Detectable body language

As I’m always repeating, “everyone on the autism spectrum is an individual”. Things which are particular for me may manifest quite differently for others - if at all. 

In my case, I came to the conclusion that people were adjusting differently for me during “boxing”..

I've been doing kickboxing once or twice per week for the past four months. Prior to that I did three years of karate so I'm no stranger to contact sports. In also quite a tall person and at forty seven it's safe to say that I don't look like a kid anymore.

Last week I was boxing with someone who was obviously pretty good and someone else who was clearly a beginner. None of us had spoken to each other prior to the boxing so the only clues that we had about each other were from observation.

I noticed that the inexperienced boxer was often missing his cues or hitting with less than perfect form. Mine was better but of course, the experienced boxer was extremely good. What was interesting though was the that the experienced boxer started to help me out, giving me cues, tips and nods while he ignored our very inexperienced companion.

I’ve also noticed, over the weeks that I’ve been doing boxing, the instructor has been much more encouraging and interacting with me than with my peers. I’ve noticed this in other classes at the gym and in other areas of life itself.

There’s something in my body language that says that I'm naive or perhaps “different”. I don’t know what it is but I know for sure that it’s there. 

Saturday, March 4, 2017

He doesn't look autistic to me...

He doesn't look autistic to me... 

It's a phrase that every parent of a child on the autism spectrum dreads. Apparently it's meant as a compliment but in reality it's a fairly impressive bit of “multiple insulting“.

Disclaimer: Nick Cage doesn't necessarily have autism but I used this photo because it has the right kind of "weird face" required to match the offending phrase.

Why is this so insulting?

On the one hand,  it's insulting to all people with autism because it suggests that all children with autism can be identified by presumably defective physical traits making them “inferior” to their neurotypical counterparts in yet another way.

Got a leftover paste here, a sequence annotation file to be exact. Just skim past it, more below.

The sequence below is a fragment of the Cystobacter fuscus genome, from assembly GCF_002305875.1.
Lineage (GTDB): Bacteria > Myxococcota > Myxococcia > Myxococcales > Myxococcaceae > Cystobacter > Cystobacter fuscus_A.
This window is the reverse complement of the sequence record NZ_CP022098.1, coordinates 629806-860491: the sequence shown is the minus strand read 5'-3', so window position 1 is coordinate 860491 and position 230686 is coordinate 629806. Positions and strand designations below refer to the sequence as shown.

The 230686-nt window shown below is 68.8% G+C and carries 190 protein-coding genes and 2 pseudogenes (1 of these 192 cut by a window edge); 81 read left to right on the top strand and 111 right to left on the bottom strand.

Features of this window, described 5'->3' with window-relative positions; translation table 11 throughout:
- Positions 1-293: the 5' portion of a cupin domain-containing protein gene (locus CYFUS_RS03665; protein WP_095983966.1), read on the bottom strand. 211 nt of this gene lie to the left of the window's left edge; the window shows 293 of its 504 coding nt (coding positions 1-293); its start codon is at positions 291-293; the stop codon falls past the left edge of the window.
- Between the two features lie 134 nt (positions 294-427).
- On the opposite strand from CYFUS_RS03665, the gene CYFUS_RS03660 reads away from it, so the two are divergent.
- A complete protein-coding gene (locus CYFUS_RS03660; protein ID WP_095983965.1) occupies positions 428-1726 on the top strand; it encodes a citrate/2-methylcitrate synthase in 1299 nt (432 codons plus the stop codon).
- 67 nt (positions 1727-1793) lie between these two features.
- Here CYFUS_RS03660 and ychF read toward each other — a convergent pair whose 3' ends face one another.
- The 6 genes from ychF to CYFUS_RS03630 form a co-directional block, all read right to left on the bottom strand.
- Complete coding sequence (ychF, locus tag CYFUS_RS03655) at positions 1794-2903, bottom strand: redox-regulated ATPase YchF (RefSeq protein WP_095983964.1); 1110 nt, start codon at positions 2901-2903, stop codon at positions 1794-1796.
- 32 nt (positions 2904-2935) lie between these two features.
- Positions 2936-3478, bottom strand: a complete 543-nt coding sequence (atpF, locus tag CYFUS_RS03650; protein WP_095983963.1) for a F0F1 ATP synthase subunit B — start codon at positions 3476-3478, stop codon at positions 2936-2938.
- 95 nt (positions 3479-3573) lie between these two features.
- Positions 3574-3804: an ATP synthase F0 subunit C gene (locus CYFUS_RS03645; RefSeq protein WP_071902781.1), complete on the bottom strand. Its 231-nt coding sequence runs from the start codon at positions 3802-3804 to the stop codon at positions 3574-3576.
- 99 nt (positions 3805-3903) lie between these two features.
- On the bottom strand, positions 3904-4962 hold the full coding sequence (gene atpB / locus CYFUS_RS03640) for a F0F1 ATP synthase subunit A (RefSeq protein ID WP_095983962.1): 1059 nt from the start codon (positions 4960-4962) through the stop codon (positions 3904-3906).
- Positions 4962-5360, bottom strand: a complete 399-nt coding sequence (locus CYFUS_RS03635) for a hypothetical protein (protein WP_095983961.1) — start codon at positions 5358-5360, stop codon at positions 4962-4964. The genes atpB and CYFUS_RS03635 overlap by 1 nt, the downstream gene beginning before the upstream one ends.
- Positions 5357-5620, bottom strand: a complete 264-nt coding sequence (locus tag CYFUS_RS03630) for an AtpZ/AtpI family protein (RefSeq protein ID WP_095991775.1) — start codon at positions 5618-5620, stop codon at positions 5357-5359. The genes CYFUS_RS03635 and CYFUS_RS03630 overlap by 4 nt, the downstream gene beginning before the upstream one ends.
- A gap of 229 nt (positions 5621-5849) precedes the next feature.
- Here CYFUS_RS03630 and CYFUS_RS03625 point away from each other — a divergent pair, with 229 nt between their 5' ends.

On the other hand, it's insulting to the person who has autism and their carers because it belittles their struggle and challenges the idea that they have anything to complain about. People often use the offending phrase to suggest that a child or adult doesn't need special treatment or support services.

It often leads into a discussion about the removal of services or the reduction of financial support.

What "comeback should you use"?

As a parent, I know that there are a million witty comebacks for this line but the question is less about which to use and more about whether to bother with a reply at all.

I usually make my decision based upon whether or not I think that the person can learn from the experience.

If I think that learning is possible, I usually fall back on one of my favourite quotations; “if you’ve met one person on the spectrum, then you've met ONE person on the spectrum”.

There's no rule that says that people with autism should look or act in any way similar to each other”. 

Usually people who want to learn will begin to understand at this point.

People who don't want to learn will never change their minds regardless of anything that you say or do. If the person you're talking to doesn't seem to be trying to understand, then it's time to break off the conversation.

Is there any truth at all to this statement?

As far as whether it's possible to tell if someone it autistic simply by looking at them is concerned, the answer is "no".  Close observation however is a different thing and if you were to observe a person in their natural environment for long enough or under the right conditions, it's possible that you'd pick up their differences.

People who are very familiar with autism, particularly people with autism themselves, can often pick up on similar differences in others.

I've noticed that this occurs even if the person observing is completely oblivious to their own differences. It's one of the reasons why children with autism in mainstreamed schools often find friends on the spectrum.  It's also the reason that people with autism often discover years later that their partners are either on the spectrum or have genetic links to someone else, for example brothers or cousins, on the spectrum.

In autism, like more often than not, attracts like. 


Experts are everywhere -- but they won't approach you

While many teachers, child therapists and doctors are pretty good at spotting people with autism, it's fairly unlikely that you'd encounter someone with a talent for detection at your local shopping centre or at a social gathering not related to autism.

More importantly though, if you did, they would generally have the experience and training required to know not to approach you and offer their unsolicited opinion on your child.